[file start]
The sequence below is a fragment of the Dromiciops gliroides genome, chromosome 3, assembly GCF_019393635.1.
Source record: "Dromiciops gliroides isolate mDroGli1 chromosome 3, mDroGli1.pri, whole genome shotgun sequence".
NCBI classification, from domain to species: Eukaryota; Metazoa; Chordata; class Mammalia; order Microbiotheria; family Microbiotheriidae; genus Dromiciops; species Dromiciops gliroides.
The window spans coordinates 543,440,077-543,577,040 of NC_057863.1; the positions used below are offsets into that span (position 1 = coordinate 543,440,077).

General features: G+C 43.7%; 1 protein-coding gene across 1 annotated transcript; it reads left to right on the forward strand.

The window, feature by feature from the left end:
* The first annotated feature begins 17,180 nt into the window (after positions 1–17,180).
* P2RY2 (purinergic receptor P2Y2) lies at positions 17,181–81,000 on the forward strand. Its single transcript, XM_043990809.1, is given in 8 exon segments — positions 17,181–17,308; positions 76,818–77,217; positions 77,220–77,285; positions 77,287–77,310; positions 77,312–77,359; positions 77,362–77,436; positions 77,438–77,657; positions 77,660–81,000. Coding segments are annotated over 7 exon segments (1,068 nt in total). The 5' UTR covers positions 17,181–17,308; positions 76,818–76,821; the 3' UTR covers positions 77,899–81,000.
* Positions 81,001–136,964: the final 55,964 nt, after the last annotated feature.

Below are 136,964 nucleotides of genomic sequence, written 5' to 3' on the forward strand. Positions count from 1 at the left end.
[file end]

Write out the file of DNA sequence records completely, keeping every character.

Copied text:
The sequence below is a fragment of the Dromiciops gliroides genome, chromosome 3, assembly GCF_019393635.1.
Source record: "Dromiciops gliroides isolate mDroGli1 chromosome 3, mDroGli1.pri, whole genome shotgun sequence".
NCBI classification, from domain to species: Eukaryota; Metazoa; Chordata; class Mammalia; order Microbiotheria; family Microbiotheriidae; genus Dromiciops; species Dromiciops gliroides.
The window spans coordinates 543,440,077-543,577,040 of NC_057863.1; the positions used below are offsets into that span (position 1 = coordinate 543,440,077).

General features: G+C 43.7%; 1 protein-coding gene across 1 annotated transcript; it reads left to right on the forward strand.

The window, feature by feature from the left end:
* The first annotated feature begins 17,180 nt into the window (after positions 1–17,180).
* P2RY2 (purinergic receptor P2Y2) lies at positions 17,181–81,000 on the forward strand. Its single transcript, XM_043990809.1, is given in 8 exon segments — positions 17,181–17,308; positions 76,818–77,217; positions 77,220–77,285; positions 77,287–77,310; positions 77,312–77,359; positions 77,362–77,436; positions 77,438–77,657; positions 77,660–81,000. Coding segments are annotated over 7 exon segments (1,068 nt in total). The 5' UTR covers positions 17,181–17,308; positions 76,818–76,821; the 3' UTR covers positions 77,899–81,000.
* Positions 81,001–136,964: the final 55,964 nt, after the last annotated feature.

Below are 136,964 nucleotides of genomic sequence, written 5' to 3' on the forward strand. Positions count from 1 at the left end.